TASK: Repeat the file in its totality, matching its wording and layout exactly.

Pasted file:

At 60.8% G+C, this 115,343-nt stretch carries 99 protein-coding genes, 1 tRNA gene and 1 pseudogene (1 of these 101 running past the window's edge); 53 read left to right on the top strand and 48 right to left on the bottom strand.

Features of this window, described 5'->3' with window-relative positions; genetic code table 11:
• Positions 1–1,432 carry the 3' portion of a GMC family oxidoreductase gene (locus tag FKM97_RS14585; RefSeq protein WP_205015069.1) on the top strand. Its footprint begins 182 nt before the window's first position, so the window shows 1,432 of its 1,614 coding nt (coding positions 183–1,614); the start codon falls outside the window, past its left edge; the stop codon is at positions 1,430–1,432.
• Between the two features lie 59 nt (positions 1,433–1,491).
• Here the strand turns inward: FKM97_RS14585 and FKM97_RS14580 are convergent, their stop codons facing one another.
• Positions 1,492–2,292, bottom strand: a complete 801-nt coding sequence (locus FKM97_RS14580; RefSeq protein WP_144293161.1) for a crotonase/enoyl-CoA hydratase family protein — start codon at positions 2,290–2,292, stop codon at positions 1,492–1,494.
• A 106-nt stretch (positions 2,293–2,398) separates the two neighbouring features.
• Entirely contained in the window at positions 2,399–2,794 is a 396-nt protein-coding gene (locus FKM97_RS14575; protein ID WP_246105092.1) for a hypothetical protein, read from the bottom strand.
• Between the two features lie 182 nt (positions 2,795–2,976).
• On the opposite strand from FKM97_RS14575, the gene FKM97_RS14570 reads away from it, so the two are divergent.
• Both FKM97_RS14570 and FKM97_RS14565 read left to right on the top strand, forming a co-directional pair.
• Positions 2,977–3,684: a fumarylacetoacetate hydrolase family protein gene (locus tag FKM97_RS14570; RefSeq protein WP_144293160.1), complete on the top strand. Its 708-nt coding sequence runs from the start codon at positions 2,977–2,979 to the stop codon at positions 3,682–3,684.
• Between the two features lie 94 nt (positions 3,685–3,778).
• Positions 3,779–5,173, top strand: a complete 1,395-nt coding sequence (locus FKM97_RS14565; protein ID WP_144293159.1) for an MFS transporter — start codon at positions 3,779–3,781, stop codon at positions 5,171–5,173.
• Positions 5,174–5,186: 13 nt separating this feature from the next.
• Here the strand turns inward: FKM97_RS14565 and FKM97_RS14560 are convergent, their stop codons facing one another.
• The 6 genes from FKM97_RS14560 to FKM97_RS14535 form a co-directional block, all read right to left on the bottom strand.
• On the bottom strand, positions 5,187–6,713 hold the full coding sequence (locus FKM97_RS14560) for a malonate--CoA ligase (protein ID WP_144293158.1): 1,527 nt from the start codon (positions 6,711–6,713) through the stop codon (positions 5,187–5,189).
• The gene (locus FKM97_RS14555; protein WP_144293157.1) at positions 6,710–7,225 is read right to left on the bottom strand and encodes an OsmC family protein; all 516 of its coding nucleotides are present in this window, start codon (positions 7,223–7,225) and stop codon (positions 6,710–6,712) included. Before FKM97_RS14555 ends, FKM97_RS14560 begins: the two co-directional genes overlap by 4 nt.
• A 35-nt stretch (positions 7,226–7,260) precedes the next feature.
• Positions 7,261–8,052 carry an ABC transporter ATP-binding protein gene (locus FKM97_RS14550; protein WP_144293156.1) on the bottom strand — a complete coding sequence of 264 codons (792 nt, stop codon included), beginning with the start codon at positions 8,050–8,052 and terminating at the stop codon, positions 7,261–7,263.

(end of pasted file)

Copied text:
At 60.8% G+C, this 115,343-nt stretch carries 99 protein-coding genes, 1 tRNA gene and 1 pseudogene (1 of these 101 running past the window's edge); 53 read left to right on the top strand and 48 right to left on the bottom strand.

Features of this window, described 5'->3' with window-relative positions; genetic code table 11:
• Positions 1–1,432 carry the 3' portion of a GMC family oxidoreductase gene (locus tag FKM97_RS14585; RefSeq protein WP_205015069.1) on the top strand. Its footprint begins 182 nt before the window's first position, so the window shows 1,432 of its 1,614 coding nt (coding positions 183–1,614); the start codon falls outside the window, past its left edge; the stop codon is at positions 1,430–1,432.
• Between the two features lie 59 nt (positions 1,433–1,491).
• Here the strand turns inward: FKM97_RS14585 and FKM97_RS14580 are convergent, their stop codons facing one another.
• Positions 1,492–2,292, bottom strand: a complete 801-nt coding sequence (locus FKM97_RS14580; RefSeq protein WP_144293161.1) for a crotonase/enoyl-CoA hydratase family protein — start codon at positions 2,290–2,292, stop codon at positions 1,492–1,494.
• A 106-nt stretch (positions 2,293–2,398) separates the two neighbouring features.
• Entirely contained in the window at positions 2,399–2,794 is a 396-nt protein-coding gene (locus FKM97_RS14575; protein ID WP_246105092.1) for a hypothetical protein, read from the bottom strand.
• Between the two features lie 182 nt (positions 2,795–2,976).
• On the opposite strand from FKM97_RS14575, the gene FKM97_RS14570 reads away from it, so the two are divergent.
• Both FKM97_RS14570 and FKM97_RS14565 read left to right on the top strand, forming a co-directional pair.
• Positions 2,977–3,684: a fumarylacetoacetate hydrolase family protein gene (locus tag FKM97_RS14570; RefSeq protein WP_144293160.1), complete on the top strand. Its 708-nt coding sequence runs from the start codon at positions 2,977–2,979 to the stop codon at positions 3,682–3,684.
• Between the two features lie 94 nt (positions 3,685–3,778).
• Positions 3,779–5,173, top strand: a complete 1,395-nt coding sequence (locus FKM97_RS14565; protein ID WP_144293159.1) for an MFS transporter — start codon at positions 3,779–3,781, stop codon at positions 5,171–5,173.
• Positions 5,174–5,186: 13 nt separating this feature from the next.
• Here the strand turns inward: FKM97_RS14565 and FKM97_RS14560 are convergent, their stop codons facing one another.
• The 6 genes from FKM97_RS14560 to FKM97_RS14535 form a co-directional block, all read right to left on the bottom strand.
• On the bottom strand, positions 5,187–6,713 hold the full coding sequence (locus FKM97_RS14560) for a malonate--CoA ligase (protein ID WP_144293158.1): 1,527 nt from the start codon (positions 6,711–6,713) through the stop codon (positions 5,187–5,189).
• The gene (locus FKM97_RS14555; protein WP_144293157.1) at positions 6,710–7,225 is read right to left on the bottom strand and encodes an OsmC family protein; all 516 of its coding nucleotides are present in this window, start codon (positions 7,223–7,225) and stop codon (positions 6,710–6,712) included. Before FKM97_RS14555 ends, FKM97_RS14560 begins: the two co-directional genes overlap by 4 nt.
• A 35-nt stretch (positions 7,226–7,260) precedes the next feature.
• Positions 7,261–8,052 carry an ABC transporter ATP-binding protein gene (locus FKM97_RS14550; protein WP_144293156.1) on the bottom strand — a complete coding sequence of 264 codons (792 nt, stop codon included), beginning with the start codon at positions 8,050–8,052 and terminating at the stop codon, positions 7,261–7,263.